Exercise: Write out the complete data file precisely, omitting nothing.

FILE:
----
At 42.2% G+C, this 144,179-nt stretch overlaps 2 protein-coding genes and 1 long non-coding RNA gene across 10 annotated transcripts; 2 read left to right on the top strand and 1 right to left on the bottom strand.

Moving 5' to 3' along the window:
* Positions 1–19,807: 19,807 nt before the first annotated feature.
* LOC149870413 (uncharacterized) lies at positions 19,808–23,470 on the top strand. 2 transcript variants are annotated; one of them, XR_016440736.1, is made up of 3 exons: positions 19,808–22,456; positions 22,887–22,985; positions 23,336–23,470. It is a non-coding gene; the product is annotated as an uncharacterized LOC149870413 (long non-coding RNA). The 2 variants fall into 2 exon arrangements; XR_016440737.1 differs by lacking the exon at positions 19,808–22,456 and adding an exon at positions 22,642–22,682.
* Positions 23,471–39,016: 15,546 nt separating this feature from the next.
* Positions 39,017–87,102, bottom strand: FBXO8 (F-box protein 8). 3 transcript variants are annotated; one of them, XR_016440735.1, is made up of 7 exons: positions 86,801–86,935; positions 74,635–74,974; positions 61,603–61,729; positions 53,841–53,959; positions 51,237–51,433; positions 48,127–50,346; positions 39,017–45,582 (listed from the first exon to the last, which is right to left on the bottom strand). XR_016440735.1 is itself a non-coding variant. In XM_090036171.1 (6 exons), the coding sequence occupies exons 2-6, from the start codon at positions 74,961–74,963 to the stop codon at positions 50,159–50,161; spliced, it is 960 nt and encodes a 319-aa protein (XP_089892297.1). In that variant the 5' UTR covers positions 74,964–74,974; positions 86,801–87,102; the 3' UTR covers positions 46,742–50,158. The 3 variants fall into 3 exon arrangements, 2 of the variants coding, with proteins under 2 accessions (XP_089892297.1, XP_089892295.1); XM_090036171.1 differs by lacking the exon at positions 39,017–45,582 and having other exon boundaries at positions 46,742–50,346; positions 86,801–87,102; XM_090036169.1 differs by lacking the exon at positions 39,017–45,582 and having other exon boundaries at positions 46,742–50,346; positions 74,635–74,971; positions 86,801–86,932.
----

At 42.2% G+C, this 144,179-nt stretch overlaps 2 protein-coding genes and 1 long non-coding RNA gene across 10 annotated transcripts; 2 read left to right on the top strand and 1 right to left on the bottom strand.

Moving 5' to 3' along the window:
* Positions 1–19,807: 19,807 nt before the first annotated feature.
* LOC149870413 (uncharacterized) lies at positions 19,808–23,470 on the top strand. 2 transcript variants are annotated; one of them, XR_016440736.1, is made up of 3 exons: positions 19,808–22,456; positions 22,887–22,985; positions 23,336–23,470. It is a non-coding gene; the product is annotated as an uncharacterized LOC149870413 (long non-coding RNA). The 2 variants fall into 2 exon arrangements; XR_016440737.1 differs by lacking the exon at positions 19,808–22,456 and adding an exon at positions 22,642–22,682.
* Positions 23,471–39,016: 15,546 nt separating this feature from the next.
* Positions 39,017–87,102, bottom strand: FBXO8 (F-box protein 8). 3 transcript variants are annotated; one of them, XR_016440735.1, is made up of 7 exons: positions 86,801–86,935; positions 74,635–74,974; positions 61,603–61,729; positions 53,841–53,959; positions 51,237–51,433; positions 48,127–50,346; positions 39,017–45,582 (listed from the first exon to the last, which is right to left on the bottom strand). XR_016440735.1 is itself a non-coding variant. In XM_090036171.1 (6 exons), the coding sequence occupies exons 2-6, from the start codon at positions 74,961–74,963 to the stop codon at positions 50,159–50,161; spliced, it is 960 nt and encodes a 319-aa protein (XP_089892297.1). In that variant the 5' UTR covers positions 74,964–74,974; positions 86,801–87,102; the 3' UTR covers positions 46,742–50,158. The 3 variants fall into 3 exon arrangements, 2 of the variants coding, with proteins under 2 accessions (XP_089892297.1, XP_089892295.1); XM_090036171.1 differs by lacking the exon at positions 39,017–45,582 and having other exon boundaries at positions 46,742–50,346; positions 86,801–87,102; XM_090036169.1 differs by lacking the exon at positions 39,017–45,582 and having other exon boundaries at positions 46,742–50,346; positions 74,635–74,971; positions 86,801–86,932.